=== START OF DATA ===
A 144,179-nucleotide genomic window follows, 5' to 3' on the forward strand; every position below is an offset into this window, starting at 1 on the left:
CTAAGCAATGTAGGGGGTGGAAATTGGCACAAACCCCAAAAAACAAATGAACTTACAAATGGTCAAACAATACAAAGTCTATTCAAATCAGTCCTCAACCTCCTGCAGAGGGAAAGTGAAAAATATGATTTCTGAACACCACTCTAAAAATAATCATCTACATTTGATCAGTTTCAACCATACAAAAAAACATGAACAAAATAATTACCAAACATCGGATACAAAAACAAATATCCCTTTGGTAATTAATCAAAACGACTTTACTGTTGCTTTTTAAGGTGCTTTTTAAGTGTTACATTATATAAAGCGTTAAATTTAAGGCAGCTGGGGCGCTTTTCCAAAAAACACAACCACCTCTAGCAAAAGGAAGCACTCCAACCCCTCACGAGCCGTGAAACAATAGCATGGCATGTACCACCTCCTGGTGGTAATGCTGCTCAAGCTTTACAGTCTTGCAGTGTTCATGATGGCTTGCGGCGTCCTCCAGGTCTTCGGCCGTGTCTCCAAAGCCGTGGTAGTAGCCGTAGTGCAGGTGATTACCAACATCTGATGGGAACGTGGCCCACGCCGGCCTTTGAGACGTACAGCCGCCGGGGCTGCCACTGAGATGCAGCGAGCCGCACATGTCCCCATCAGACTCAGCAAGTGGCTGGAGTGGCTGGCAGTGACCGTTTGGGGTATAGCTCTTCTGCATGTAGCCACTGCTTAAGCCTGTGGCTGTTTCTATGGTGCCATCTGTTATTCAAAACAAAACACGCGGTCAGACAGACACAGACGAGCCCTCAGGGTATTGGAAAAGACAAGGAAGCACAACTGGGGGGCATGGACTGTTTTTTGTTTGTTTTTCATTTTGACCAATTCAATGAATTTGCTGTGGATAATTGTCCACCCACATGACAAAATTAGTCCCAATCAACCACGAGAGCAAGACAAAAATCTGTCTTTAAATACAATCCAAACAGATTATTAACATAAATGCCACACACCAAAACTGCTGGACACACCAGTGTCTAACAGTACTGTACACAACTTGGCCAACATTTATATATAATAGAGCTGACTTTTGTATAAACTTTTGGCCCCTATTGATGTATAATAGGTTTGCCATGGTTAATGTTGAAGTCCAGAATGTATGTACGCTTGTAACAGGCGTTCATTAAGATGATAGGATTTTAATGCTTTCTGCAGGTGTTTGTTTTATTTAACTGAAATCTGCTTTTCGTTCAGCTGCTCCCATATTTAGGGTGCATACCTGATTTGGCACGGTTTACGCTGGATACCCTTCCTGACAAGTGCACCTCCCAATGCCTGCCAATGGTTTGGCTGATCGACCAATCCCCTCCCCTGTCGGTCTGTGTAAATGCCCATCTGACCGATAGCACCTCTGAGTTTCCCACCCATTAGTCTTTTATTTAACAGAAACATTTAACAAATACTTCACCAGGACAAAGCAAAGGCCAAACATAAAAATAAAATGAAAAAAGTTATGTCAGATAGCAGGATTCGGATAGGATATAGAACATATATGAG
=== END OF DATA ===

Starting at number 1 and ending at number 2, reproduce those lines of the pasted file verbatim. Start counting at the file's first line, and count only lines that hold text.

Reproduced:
A 144,179-nucleotide genomic window follows, 5' to 3' on the forward strand; every position below is an offset into this window, starting at 1 on the left:
CTAAGCAATGTAGGGGGTGGAAATTGGCACAAACCCCAAAAAACAAATGAACTTACAAATGGTCAAACAATACAAAGTCTATTCAAATCAGTCCTCAACCTCCTGCAGAGGGAAAGTGAAAAATATGATTTCTGAACACCACTCTAAAAATAATCATCTACATTTGATCAGTTTCAACCATACAAAAAAACATGAACAAAATAATTACCAAACATCGGATACAAAAACAAATATCCCTTTGGTAATTAATCAAAACGACTTTACTGTTGCTTTTTAAGGTGCTTTTTAAGTGTTACATTATATAAAGCGTTAAATTTAAGGCAGCTGGGGCGCTTTTCCAAAAAACACAACCACCTCTAGCAAAAGGAAGCACTCCAACCCCTCACGAGCCGTGAAACAATAGCATGGCATGTACCACCTCCTGGTGGTAATGCTGCTCAAGCTTTACAGTCTTGCAGTGTTCATGATGGCTTGCGGCGTCCTCCAGGTCTTCGGCCGTGTCTCCAAAGCCGTGGTAGTAGCCGTAGTGCAGGTGATTACCAACATCTGATGGGAACGTGGCCCACGCCGGCCTTTGAGACGTACAGCCGCCGGGGCTGCCACTGAGATGCAGCGAGCCGCACATGTCCCCATCAGACTCAGCAAGTGGCTGGAGTGGCTGGCAGTGACCGTTTGGGGTATAGCTCTTCTGCATGTAGCCACTGCTTAAGCCTGTGGCTGTTTCTATGGTGCCATCTGTTATTCAAAACAAAACACGCGGTCAGACAGACACAGACGAGCCCTCAGGGTATTGGAAAAGACAAGGAAGCACAACTGGGGGGCATGGACTGTTTTTTGTTTGTTTTTCATTTTGACCAATTCAATGAATTTGCTGTGGATAATTGTCCACCCACATGACAAAATTAGTCCCAATCAACCACGAGAGCAAGACAAAAATCTGTCTTTAAATACAATCCAAACAGATTATTAACATAAATGCCACACACCAAAACTGCTGGACACACCAGTGTCTAACAGTACTGTACACAACTTGGCCAACATTTATATATAATAGAGCTGACTTTTGTATAAACTTTTGGCCCCTATTGATGTATAATAGGTTTGCCATGGTTAATGTTGAAGTCCAGAATGTATGTACGCTTGTAACAGGCGTTCATTAAGATGATAGGATTTTAATGCTTTCTGCAGGTGTTTGTTTTATTTAACTGAAATCTGCTTTTCGTTCAGCTGCTCCCATATTTAGGGTGCATACCTGATTTGGCACGGTTTACGCTGGATACCCTTCCTGACAAGTGCACCTCCCAATGCCTGCCAATGGTTTGGCTGATCGACCAATCCCCTCCCCTGTCGGTCTGTGTAAATGCCCATCTGACCGATAGCACCTCTGAGTTTCCCACCCATTAGTCTTTTATTTAACAGAAACATTTAACAAATACTTCACCAGGACAAAGCAAAGGCCAAACATAAAAATAAAATGAAAAAAGTTATGTCAGATAGCAGGATTCGGATAGGATATAGAACATATATGAG